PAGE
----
The court decisions in Julie Santiveris vs. Apguard Medical, Inc., Case Number: BC518336, and in Kody Quinn vs. County of Los Angeles, Case Number: BC534190, both in Los Angeles Superior Court of California, explained the workings of the Demurrer.
The hearing on August 8, 2014 for the Santiveris case involved a Demurrer and Motion to Strike the plaintiff’s First Amended Complaint. According to the First Amended Complaint, as reported in Lawzilla, The plaintiff’s husband, Alberto Santiveris, was diagnosed with a medical condition requiring a respiratory machine in order to properly breathe. The plaintiff and Santiveris rented a respiratory machine from the Defendant Apguard Medical Inc. After the machine developed a problem, Defendant replaced the machine. The replacement stopped working. Santiveris developed serious breathing problems. Santiveris was transported to the hospital by ambulance, and died.
In the Quinn case, plaintiff Kody Quinn sued Defendants, County of Los Angeles and Henry Mayo Newhall Memorial Hospital for negligence and medical malpractice, respectively. Plaintiff alleged he was injured in a motorcycle accident caused by the road condition, and the hospital’s care and treatment.
The First Amended Complaint for the Santiveris case pled these causes of action: 1) Wrongful Death – Medical Malpractice; 2) Wrongful Death – Negligence; 3) Strict Products Liability – Manufacturing or Design Defect; 4) Strict Products Liability – Failure to Warn; 5) Negligent Products Liability – Failure to Warn: 6) Breach of Implied Warranty of Fitness: 7) Breach of Implied Warranty of Merchantability. The Defendant filed a Demurrer to the first cause of action, and Motion to Strike seven portions from the First Amended Complaint.
In California, the Demurrer standard is from California Code of Civil Procedure §430.10: “The party against whom a complaint…has been filed may object, by demurrer or answer as provided in Section 430.30, to the pleading on any one or more of the following grounds…(e) The pleading does not state facts sufficient to constitute a cause of action. (f) The pleading is uncertain. As used in this subdivision, ‘uncertain’ includes ambiguous and unintelligible. (g) In an action founded upon a contract, it cannot be ascertained from the pleading whether the contract is written, is oral, or is implied by conduct…”
Mere recitals, references to or allegations of material facts which are left to surmise are subject to a special demurrer for uncertainty. (Bernstein v. Piller (1950) 98 Cal. App. 2d 441, 444.) For purposes of a demurrer, all allegations of the complaint are deemed true. (Moore v. Conliffe (1994) 7 Cal.4th 634, 638.) A demurrer makes no binding judicial admissions such that it does not admit contentions, deductions, or conclusions of fact or law alleged in the challenged pleading. (Atascadero v. Merrill Lynch, Fenner & Smith, Inc. (1999) 68 Cal.App.4th 445, 460.) Because a demurrer tests the legal sufficiency of a complaint, the plaintiff must show the complaint alleges facts sufficient to establish every element of each cause of action. (Rakestraw v. California Physician’s Services (2000) 81 Cal.App.4th 39, 43.) A demurrer should be sustained without leave to amend if the conduct complained of imposes no liability under substantive law. (Droz v. Pacific National Insurance Co. (1982) 138 Cal.App.3d 181, 187.)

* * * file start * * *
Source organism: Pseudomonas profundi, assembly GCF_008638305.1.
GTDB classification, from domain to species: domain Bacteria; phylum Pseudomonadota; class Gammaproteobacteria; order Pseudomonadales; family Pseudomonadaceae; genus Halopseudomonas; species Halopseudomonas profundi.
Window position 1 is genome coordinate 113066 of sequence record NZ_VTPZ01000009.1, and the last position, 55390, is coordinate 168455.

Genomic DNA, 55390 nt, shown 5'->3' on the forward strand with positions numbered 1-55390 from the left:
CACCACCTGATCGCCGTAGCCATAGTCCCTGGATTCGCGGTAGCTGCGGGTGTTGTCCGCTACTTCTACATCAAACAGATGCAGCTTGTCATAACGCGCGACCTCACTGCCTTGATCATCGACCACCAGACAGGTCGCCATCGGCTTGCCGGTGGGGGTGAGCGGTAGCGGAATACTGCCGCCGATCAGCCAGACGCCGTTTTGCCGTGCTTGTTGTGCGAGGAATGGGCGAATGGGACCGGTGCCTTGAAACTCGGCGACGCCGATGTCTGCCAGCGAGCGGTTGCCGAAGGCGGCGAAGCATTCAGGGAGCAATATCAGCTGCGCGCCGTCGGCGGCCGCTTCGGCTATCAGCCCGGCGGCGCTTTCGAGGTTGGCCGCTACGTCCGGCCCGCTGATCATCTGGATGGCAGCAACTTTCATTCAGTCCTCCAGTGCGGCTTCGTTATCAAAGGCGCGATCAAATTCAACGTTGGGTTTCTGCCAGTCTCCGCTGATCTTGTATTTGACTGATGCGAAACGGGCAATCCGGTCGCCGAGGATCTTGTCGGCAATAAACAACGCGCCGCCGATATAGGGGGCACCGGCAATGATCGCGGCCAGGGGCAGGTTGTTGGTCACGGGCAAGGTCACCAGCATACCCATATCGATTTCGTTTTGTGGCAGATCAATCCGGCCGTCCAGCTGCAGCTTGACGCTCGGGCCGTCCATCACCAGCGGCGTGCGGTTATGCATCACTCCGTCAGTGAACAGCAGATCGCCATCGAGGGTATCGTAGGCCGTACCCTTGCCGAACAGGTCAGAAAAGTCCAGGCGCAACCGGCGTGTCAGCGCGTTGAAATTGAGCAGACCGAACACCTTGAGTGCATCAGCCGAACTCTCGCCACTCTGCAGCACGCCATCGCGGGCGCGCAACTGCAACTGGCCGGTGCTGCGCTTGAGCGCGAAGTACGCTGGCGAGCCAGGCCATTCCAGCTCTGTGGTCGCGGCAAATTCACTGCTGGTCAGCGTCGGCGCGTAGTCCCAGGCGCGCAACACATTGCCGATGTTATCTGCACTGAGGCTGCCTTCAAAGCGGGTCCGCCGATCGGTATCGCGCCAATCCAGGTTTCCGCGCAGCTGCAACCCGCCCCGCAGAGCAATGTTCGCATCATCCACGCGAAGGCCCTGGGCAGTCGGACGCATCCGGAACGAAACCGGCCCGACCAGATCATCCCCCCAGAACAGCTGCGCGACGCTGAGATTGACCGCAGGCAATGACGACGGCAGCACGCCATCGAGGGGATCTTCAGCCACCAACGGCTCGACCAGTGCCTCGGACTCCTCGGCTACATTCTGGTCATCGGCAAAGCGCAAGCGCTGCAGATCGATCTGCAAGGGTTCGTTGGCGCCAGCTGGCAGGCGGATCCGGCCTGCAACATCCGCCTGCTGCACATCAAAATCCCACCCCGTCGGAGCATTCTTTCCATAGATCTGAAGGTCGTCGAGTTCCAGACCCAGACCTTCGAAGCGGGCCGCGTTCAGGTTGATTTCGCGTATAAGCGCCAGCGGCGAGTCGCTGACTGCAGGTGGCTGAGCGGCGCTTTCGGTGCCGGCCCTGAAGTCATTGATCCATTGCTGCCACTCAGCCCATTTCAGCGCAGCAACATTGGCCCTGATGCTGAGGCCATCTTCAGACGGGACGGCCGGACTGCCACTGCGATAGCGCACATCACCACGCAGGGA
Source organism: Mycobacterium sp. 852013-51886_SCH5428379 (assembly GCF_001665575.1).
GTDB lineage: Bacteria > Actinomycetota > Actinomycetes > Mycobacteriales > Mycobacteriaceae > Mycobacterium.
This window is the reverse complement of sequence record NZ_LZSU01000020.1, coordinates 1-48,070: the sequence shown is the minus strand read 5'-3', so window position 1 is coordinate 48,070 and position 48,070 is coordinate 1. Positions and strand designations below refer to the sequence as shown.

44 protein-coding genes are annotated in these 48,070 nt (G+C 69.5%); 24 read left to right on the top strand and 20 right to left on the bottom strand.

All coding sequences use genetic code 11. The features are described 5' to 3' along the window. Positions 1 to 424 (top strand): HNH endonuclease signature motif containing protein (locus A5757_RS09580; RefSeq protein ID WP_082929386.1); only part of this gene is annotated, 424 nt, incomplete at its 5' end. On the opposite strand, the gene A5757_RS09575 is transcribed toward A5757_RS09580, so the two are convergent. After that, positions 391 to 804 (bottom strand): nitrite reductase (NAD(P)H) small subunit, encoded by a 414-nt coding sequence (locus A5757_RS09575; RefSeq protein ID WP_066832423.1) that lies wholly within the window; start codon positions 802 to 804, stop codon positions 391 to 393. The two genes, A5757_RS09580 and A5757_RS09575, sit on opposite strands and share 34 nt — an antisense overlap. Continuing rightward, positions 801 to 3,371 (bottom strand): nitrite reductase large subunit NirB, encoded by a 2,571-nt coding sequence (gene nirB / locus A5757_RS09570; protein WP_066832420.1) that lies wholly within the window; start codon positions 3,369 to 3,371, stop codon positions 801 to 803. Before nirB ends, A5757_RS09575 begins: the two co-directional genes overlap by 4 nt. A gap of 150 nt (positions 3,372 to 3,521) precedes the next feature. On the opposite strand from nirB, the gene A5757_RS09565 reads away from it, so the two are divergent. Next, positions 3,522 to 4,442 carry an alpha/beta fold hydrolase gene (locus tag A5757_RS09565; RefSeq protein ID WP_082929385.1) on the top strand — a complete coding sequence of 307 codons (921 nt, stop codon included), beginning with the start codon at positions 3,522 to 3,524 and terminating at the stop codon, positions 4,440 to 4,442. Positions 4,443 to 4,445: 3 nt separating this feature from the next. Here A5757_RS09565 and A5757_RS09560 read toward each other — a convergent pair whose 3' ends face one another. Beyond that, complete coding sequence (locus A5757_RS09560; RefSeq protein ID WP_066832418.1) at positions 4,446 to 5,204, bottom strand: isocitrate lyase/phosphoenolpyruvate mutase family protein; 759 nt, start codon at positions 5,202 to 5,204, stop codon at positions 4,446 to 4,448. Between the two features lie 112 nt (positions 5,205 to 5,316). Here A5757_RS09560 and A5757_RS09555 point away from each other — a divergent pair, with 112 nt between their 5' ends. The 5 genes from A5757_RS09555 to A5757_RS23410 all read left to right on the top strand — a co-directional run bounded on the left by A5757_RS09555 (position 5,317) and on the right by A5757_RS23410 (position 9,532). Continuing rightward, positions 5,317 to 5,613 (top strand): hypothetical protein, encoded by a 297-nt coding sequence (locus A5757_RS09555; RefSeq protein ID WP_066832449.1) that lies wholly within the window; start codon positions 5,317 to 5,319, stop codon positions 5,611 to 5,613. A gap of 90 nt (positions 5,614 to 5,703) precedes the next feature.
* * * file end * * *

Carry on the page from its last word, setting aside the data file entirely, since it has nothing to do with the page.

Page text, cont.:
In the Santiveris case, the Defendant challenged the first cause of action for wrongful death based on medical malpractice lacked sufficient facts. The plaintiff did not plead Defendant was a licensed health care provider and did not plead the plaintiff served a pre-filing notice of intention to sue. According to the Defendant’s argument, a cause of action based on professional malpractice in California needed to contain the following elements: 1) the duty of the professional to use such skill, prudence and diligence as other members of his profession commonly possess and exercise; 2) a breach of that duty; 3) a proximate causal connection between the negligent conduct and the resulting injury; and 4) actual loss or damage resulting from the professional’s negligence. Burgess v. Superior Court (1992) 2 Cal. 4th 1064, 1077.
In the Quinn case, the County challenged the plaintiff on the complaint not being grounded on statute, and there not being sufficient facts.
California law permits parties to state a negligence claim in general terms, without stating the facts constituting such negligence. Smith v. Beauchamp (1945) 71 Cal. App. 2d 250, 254-255 (holding it is sufficient to plead that the thing done was negligently done). However, this Smith decision is not applicable to government entities.
According to the court decision in Santiveris, a review of the first cause of action showed the plaintiff pled Defendant was a health care provider who rendered medical services to Alberto Santiveris. This was sufficient for the court on the Defendant being a health care provider with the duty of a professional when treating Alberto Santiveris. The court determined there was no requirement for the plaintiff to allege complying with a requirement to serve a notice of intent to sue. The failure to comply with this requirement did not invalidate any court proceedings and did not affect the jurisdiction of the court. The court overruled the Demurrer.
In the Quinn case, because the plaintiff used a form and did not plead specific facts, the court sustained the Demurrer with leave to amend.
When a Demurrer is overruled, it does not mean the plaintiff will have a high chance of winning a case. The chance of winning may stay the same. The Demurrer tests the pleadings, not the facts. The plaintiff still has to prove the facts in the case, and who each fact in the complaint is true.
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